One Vanderbilt’s Glass Crown Takes Shape in Midtown East

One Vanderbilt, photo by Michael Young

Glass paneling is steadily enclosing the tiered crown of Kohn Pedersen Fox’s One Vanderbilt as the supertall inches closer to completion. Developed by SL Green, the 77-story, 1,401-foot-tall commercial office tower is by far the largest construction project underway in Midtown East and is among the most prominent new additions to the New York skyline.

Photos from around the city show the skyscraper from different angles and in varying lighting conditions. The top half of the 100-foot-tall architectural spire should be put back in place in the coming months, once all of the curtain wall glass has been installed.

One Vanderbilt. Photo by Michael Young

One Vanderbilt. Photo by Michael Young

One Vanderbilt. Photo by Michael Young

One Vanderbilt. Photo by Michael Young

One Vanderbilt. Photo by Michael Young

Meanwhile, installation is continuing on the windows that enclose the 1,000-foot-high public observatory, called The Summit. Designed by Snohetta and managed by SL Green, the three-story facility is located around the first setback on the southern elevation. This space can be seen in the below photo adjacent to the Chrysler Building’s crown, indicated by the more transparent glass panels.

One Vanderbilt. Photo by Michael Young

One Vanderbilt’s upper façade features thin diagonal lines that span the width of each tier of the crown, complementing the angled slopes of the multiple setbacks. The eventual disassembly of the exterior hoist on the northern elevation will give the tower a much more slender profile when viewed from the east and west. See photos from YIMBY’s October tour of the crown for an impression of the views the skyscraper will provide over Midtown.

One Vanderbilt. Photo by Michael Young

Tenant amenities within One Vanderbilt will include meeting rooms, a lounge, and an outdoor terrace. The project is also due to include an 11,000-square-foot restaurant from Daniel Boulud.

One Vanderbilt is slated to finish and open on August 4, 2020, while The Summit is expected to open sometime in 2021.

Subscribe to YIMBY’s daily e-mail

Follow YIMBYgram for real-time photo updates
Like YIMBY on Facebook
Follow YIMBY’s Twitter for the latest in YIMBYnews

TFC Horizon

9 Comments on "One Vanderbilt’s Glass Crown Takes Shape in Midtown East"

  1. David in Bushwick | April 13, 2020 at 8:19 am | Reply

    I can see this building from where I still continue to work and for the last several months, nothing seems to be happening with the exterior. Last summer, you could watch the daily advancement of curtain wall, but work just seemed to stop during the winter. It’s a very curious delay that the virus will now extend.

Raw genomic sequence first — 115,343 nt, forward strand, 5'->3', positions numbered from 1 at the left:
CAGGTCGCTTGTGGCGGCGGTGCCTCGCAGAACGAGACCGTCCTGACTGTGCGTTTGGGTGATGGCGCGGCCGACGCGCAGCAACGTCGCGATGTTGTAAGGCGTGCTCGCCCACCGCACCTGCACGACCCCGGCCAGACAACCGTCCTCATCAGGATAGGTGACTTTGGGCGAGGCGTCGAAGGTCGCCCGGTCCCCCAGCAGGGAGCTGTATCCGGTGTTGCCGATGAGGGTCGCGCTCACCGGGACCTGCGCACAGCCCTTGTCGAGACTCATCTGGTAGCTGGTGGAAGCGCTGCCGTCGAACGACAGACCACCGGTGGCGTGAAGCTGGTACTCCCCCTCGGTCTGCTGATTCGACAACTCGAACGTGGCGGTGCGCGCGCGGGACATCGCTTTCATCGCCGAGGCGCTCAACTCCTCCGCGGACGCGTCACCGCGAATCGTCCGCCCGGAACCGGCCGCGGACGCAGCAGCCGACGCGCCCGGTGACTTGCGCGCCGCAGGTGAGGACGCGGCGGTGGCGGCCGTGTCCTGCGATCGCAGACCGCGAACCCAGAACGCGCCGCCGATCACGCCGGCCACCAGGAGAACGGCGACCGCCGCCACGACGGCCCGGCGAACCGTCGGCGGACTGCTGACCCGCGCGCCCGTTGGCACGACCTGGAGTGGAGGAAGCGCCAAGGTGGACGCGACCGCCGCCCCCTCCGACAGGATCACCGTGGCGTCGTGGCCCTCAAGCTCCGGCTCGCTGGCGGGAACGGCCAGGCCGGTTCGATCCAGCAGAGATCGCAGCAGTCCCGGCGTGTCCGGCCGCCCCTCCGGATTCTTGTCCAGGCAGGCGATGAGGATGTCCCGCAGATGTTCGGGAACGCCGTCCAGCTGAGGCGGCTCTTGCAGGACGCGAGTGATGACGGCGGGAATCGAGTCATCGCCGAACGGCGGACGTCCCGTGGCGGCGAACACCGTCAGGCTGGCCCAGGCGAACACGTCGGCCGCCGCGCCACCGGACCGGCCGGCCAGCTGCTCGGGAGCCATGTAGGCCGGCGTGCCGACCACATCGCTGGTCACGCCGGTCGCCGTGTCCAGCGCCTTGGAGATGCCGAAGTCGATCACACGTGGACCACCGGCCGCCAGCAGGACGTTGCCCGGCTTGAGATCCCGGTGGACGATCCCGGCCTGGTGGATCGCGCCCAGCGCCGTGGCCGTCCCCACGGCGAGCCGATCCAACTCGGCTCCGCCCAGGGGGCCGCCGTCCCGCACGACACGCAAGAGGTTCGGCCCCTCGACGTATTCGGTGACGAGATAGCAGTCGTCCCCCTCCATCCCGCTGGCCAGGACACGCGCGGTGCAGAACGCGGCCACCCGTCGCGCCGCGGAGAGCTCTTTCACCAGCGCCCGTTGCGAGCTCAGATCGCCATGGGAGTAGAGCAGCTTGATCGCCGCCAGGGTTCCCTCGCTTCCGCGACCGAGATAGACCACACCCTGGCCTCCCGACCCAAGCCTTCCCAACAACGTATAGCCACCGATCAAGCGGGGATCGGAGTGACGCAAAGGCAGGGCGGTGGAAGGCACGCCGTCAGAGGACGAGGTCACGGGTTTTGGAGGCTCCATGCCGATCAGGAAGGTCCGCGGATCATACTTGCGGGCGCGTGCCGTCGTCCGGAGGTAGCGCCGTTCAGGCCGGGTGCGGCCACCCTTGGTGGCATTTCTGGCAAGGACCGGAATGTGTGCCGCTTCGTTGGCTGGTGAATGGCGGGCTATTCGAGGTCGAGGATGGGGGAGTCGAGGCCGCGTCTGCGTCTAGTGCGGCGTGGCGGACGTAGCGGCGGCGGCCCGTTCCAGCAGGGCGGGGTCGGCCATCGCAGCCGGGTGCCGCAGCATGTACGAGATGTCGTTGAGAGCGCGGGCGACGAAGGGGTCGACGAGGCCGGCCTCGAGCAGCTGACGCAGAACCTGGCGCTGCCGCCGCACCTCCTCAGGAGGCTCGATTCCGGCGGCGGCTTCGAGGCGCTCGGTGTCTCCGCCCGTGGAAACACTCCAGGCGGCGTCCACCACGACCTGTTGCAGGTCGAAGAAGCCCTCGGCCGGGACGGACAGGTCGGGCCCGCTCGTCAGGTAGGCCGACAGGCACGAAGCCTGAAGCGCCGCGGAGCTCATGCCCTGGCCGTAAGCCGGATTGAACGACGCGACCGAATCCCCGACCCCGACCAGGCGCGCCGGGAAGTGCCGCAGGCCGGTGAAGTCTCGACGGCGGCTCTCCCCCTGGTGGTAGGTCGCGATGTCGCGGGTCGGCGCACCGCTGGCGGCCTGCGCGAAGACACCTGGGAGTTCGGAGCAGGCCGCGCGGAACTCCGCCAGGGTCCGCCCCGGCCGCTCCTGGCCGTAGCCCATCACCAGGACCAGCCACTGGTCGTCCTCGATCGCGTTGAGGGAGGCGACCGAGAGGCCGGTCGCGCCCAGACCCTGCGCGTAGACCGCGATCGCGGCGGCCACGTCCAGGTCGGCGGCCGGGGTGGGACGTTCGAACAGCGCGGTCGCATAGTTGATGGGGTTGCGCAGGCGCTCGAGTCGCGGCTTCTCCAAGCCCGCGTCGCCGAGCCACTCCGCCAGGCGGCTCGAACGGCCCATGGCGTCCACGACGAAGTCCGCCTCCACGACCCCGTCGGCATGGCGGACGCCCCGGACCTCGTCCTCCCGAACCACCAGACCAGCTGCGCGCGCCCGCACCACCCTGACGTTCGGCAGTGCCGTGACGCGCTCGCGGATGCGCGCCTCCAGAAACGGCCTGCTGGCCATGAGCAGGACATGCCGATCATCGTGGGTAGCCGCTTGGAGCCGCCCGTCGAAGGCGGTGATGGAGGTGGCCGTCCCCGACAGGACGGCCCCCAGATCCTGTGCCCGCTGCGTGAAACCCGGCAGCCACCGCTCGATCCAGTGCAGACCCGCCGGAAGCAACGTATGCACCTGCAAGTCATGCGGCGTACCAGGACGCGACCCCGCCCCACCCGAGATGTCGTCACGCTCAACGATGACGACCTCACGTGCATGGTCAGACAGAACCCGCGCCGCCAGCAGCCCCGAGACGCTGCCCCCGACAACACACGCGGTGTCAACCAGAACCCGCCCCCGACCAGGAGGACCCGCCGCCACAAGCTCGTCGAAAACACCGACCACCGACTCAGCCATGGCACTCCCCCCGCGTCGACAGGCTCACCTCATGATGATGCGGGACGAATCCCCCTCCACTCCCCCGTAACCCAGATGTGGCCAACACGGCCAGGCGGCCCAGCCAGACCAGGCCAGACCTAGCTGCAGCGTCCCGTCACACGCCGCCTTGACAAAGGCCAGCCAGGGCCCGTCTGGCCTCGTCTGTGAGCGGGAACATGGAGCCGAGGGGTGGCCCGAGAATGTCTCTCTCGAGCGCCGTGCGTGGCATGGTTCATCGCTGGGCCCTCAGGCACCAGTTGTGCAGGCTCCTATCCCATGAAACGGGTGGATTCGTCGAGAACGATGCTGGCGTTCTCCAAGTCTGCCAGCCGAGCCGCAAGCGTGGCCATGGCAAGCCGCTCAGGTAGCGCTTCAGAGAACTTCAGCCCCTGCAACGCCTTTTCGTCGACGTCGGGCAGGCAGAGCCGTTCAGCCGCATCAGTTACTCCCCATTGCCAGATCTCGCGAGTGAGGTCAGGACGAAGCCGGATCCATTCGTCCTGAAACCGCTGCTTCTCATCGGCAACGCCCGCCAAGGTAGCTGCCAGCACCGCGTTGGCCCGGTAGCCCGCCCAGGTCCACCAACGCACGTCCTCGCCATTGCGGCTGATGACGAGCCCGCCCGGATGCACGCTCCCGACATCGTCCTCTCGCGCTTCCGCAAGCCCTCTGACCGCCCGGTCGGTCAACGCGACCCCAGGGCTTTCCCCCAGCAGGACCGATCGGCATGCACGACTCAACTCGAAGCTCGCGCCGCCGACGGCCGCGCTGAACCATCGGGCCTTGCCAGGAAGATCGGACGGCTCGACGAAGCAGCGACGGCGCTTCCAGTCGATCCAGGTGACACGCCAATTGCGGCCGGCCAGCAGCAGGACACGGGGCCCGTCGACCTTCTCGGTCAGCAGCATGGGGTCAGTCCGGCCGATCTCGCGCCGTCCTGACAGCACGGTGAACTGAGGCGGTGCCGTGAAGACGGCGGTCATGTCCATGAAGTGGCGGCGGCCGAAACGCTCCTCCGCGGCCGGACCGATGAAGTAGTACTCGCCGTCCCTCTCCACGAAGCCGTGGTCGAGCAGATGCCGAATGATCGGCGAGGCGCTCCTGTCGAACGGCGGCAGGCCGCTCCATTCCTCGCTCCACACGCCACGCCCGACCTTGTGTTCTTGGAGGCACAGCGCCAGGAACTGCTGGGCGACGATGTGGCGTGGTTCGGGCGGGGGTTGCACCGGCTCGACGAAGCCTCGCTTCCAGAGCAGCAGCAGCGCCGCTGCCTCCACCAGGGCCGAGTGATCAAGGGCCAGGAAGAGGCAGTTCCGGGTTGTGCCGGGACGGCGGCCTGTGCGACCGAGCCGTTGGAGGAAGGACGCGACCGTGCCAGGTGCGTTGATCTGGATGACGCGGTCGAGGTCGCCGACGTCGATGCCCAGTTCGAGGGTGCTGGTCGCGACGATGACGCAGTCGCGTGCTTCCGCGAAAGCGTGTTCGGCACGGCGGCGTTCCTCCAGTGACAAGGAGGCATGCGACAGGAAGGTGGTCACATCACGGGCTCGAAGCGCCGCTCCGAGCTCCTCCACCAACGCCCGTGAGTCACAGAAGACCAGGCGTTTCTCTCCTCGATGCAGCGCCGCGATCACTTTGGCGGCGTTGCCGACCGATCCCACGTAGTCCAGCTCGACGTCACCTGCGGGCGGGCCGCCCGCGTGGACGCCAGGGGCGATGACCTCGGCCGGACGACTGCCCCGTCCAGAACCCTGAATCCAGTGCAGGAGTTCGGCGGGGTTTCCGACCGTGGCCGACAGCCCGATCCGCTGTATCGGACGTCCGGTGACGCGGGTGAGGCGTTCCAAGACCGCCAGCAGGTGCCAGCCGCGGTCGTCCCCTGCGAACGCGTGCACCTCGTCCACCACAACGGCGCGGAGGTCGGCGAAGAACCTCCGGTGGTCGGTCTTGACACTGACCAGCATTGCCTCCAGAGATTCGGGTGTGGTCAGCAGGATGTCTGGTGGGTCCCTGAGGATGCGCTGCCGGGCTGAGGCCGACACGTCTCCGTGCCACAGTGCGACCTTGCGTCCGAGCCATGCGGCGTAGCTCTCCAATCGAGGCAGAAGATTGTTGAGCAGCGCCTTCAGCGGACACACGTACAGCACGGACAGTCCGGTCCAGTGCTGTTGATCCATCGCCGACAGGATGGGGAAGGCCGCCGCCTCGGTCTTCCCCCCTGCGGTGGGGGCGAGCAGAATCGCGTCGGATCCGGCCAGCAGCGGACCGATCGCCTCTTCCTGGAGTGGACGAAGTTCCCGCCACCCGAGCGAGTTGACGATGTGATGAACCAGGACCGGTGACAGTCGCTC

2. “Inching closer” on a 1400′ building is a long haul.. 🙂

  3. It is a great addition to New York City! New York will emerge more powerful then ever!

  4. WOW!
    Am amazed at how this tower has grown since I was in NYC, during August 2017! I took pics of it when it was only a few floors, barely at height of GST, and was impressed at how large the base was then. I was hoping to make a return trip this year, but due to Coronavirus, will have to try for 2021? Anxious to see in person.
    Stay safe everyone.

  5. This building really makes the skyline look great, especially from Rt 3.

  6. It look amazing!! That building at Hudson yards with the observation deck is hideous though.

  7. Lovely tower, but I wish it was its original proposed height: 1,501. Or taller. Its really only a 1,301-ft tower with a 100-ft mast which is hard to see from a distance. So I don’t count it. Maybe its because of this that I don’t see that much of a difference on the skyline. Sort of like 53W53 which unfortunately doesn’t make any difference at all, despite its great looks.

  8. Great pictures.

  9. The interesting thing is the public space 1000 ft up. Will there be a dedicated entry? Wonder if that was a concession. Or perhaps so ppl then eat at the restaurant.

Leave a comment

Your email address will not be published.